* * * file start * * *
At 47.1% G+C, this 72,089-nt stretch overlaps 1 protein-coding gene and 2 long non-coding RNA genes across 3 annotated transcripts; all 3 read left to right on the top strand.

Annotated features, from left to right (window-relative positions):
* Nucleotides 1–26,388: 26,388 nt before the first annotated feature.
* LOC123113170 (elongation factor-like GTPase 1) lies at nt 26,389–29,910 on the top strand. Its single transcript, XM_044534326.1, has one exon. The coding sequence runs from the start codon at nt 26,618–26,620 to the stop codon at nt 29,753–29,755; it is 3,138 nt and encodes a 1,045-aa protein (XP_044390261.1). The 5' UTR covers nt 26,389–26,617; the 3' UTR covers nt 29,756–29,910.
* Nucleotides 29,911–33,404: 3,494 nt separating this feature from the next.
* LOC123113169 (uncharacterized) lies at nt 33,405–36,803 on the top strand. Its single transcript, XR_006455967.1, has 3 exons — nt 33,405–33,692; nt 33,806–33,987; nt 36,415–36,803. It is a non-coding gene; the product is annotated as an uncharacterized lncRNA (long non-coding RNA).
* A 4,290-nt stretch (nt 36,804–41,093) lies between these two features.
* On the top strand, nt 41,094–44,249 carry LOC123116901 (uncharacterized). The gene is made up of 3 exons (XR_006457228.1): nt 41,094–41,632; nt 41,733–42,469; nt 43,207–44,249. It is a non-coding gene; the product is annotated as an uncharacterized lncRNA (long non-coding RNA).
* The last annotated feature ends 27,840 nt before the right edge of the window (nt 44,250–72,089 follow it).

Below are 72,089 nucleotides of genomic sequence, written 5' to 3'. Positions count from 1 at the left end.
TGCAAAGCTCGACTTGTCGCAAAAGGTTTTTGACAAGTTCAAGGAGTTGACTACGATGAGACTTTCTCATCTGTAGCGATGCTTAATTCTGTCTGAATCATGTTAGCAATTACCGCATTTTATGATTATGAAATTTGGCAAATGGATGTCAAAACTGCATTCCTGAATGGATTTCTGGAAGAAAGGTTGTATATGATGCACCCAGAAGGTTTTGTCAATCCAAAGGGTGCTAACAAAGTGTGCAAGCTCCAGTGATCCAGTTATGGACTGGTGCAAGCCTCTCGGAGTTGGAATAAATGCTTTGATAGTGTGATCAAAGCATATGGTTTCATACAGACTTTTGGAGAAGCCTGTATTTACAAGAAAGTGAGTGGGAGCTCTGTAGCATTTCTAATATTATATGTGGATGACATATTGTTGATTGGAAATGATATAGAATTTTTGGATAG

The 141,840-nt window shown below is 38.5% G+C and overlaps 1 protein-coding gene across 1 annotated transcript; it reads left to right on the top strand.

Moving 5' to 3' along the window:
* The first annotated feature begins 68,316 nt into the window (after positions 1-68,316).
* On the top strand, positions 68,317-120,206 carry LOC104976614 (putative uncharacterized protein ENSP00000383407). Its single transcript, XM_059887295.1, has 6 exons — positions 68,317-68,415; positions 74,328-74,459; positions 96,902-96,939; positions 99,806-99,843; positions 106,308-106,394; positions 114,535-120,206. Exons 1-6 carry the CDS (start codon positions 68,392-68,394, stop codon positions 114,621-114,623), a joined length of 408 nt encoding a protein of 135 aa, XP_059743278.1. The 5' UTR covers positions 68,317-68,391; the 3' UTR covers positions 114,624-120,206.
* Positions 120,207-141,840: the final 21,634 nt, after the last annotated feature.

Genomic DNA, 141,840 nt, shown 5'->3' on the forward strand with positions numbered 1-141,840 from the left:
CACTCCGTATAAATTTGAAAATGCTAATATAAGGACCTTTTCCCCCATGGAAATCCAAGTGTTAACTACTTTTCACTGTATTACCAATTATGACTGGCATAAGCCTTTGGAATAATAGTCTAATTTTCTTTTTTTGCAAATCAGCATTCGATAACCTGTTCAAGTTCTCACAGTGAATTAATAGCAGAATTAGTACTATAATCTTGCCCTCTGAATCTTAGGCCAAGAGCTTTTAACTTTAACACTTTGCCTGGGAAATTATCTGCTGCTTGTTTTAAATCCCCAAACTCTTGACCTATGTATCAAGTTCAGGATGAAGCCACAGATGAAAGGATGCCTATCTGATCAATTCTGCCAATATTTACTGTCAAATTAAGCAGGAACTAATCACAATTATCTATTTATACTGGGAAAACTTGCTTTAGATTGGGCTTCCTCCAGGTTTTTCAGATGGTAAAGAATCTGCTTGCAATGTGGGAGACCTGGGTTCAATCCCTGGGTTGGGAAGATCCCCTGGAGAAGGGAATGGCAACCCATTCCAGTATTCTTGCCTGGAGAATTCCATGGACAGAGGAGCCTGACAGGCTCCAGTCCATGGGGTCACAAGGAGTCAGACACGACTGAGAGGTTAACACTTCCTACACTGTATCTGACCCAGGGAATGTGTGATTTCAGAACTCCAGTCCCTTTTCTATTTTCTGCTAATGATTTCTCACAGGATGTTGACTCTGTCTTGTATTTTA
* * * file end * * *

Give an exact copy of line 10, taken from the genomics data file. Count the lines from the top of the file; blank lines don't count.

Below are 72,089 nucleotides of genomic sequence, written 5' to 3'. Positions count from 1 at the left end.